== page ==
Before Jeph Loeb went all Rulk (red Hulk) on us he stuck to his guns and created Hulk Gray, a hardcover graphic novel about Bruce Banner remembering his early days as the Hulk...when he was still gray.
First I must address what I mean by sticking to his (Loeb's) "guns." Jeph Loeb has received his most acclaim when working with the amazing Tim Sale. Sale's stylized art can give great motion and action to a character while still capturing what makes each character unique and visually memorable: Betty's frail beauty to Hulks awkwardly-clunky power.
Tim Sale also does great work helping Loeb set the pace of his stories. A lot of criticism towards Loeb's recent work has involved the flow of his stories. The read: this happened, then this happened and then this happened. There hasn't been the feeling of transition which Sale brings to panels which are subtle, yet necessary. Tim Sale has helped bring success to the Loeb and Sale "color" books (Hulk Gray, Daredevil Yellow and Spider-Man Blue), but also to his Batman adventures such as Batman: The Long Halloween and Batman: Dark Victory.
The other pistol in Loeb's holster that factored into all of those books, which many will unjustly overlook, is the work by letterer Richard Starkings. Is it totally random that two of the greatest Batman stories (Batman: The Killing Joke and Batman: The Long Halloween) are lettered by Starkings? Is it coincidence that Loeb's best work is with Starkings on letters? No and no. The now Elephantmen writer helped present the dialog and narration with perfect placement to also help the pacing of the comic's read. Starkings may not have the name recognition of a Tim Sale to casual comic book readers, but in the industry, he is well know for his story-telling ability.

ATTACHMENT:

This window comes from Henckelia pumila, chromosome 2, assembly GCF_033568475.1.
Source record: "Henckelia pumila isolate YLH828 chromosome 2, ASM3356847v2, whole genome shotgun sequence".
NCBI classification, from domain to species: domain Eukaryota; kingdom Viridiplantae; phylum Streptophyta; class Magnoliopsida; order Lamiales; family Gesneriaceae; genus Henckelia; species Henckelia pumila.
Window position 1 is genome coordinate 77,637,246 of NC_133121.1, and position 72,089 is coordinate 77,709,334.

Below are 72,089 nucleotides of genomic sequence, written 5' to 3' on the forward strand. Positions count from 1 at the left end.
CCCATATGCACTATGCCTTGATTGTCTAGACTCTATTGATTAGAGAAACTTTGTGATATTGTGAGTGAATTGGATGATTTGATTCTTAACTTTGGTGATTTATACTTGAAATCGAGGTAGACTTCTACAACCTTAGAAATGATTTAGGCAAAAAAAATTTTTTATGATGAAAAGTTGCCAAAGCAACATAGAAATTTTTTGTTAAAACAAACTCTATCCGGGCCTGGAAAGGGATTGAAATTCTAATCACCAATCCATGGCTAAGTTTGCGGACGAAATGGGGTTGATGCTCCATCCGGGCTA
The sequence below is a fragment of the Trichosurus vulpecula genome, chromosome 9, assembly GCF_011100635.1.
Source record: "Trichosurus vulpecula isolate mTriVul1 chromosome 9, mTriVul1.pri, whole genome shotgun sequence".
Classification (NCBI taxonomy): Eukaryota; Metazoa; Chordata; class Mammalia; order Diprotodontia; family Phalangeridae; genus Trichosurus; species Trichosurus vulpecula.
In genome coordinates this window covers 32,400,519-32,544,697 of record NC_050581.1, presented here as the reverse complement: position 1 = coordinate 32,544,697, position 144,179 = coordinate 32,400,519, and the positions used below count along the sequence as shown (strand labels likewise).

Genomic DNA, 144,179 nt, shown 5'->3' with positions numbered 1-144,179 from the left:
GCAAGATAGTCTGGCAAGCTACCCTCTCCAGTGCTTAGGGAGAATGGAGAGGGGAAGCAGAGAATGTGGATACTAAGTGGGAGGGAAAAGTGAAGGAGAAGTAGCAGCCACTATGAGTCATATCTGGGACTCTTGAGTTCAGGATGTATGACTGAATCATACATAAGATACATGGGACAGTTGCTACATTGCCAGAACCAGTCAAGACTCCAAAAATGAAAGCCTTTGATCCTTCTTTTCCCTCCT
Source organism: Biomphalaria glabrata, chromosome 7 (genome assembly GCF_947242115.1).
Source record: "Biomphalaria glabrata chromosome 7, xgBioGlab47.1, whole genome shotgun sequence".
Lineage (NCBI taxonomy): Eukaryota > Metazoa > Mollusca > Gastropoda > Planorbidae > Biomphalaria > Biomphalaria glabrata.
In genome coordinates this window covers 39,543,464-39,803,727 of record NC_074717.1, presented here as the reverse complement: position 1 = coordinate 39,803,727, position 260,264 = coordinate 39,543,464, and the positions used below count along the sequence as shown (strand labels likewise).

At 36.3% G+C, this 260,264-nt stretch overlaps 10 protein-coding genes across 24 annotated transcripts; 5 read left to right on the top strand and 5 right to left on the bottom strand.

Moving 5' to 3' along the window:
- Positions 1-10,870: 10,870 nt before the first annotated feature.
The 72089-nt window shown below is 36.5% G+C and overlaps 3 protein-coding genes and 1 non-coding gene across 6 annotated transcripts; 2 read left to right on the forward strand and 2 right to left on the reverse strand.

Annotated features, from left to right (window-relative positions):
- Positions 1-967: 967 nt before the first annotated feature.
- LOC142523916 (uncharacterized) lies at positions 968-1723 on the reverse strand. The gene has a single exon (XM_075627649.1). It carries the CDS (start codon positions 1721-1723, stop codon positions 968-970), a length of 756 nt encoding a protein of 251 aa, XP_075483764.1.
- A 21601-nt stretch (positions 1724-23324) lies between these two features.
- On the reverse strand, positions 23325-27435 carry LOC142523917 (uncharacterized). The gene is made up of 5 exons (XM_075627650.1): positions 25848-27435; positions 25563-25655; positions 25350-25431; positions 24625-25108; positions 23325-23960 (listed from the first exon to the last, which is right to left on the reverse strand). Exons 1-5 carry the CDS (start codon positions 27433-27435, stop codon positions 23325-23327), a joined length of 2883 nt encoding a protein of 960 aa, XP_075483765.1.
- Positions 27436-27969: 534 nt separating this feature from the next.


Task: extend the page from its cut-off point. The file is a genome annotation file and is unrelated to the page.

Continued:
I once asked Starkings which Loeb/Sale "color" book he enjoyed doing the most and he answered: Hulk Gray. The Daredevil and Spider-Man books explored issues we have seen many times before, but the Hulk book shows the similarities between General Ross and the Hulk. The question of who the real monster is, and is there a "gray" area between war and peace or monster and man, are presented in Hulk Gray. Visually I would have to go with Daredevil Yellow because the yellow suit is just badass, but content wise I would have to agree with Starkings.
Most of the Loeb, Sale and Starkings team ups are stories told with a narrative throughout the length of the tale. While Bruce narrates his sad complicated early years in Hulk Gray, readers are nothing but thankful to be let in on his memories. This is yet another Loeb and Sale comic of the day, and like before, it won't be their last.
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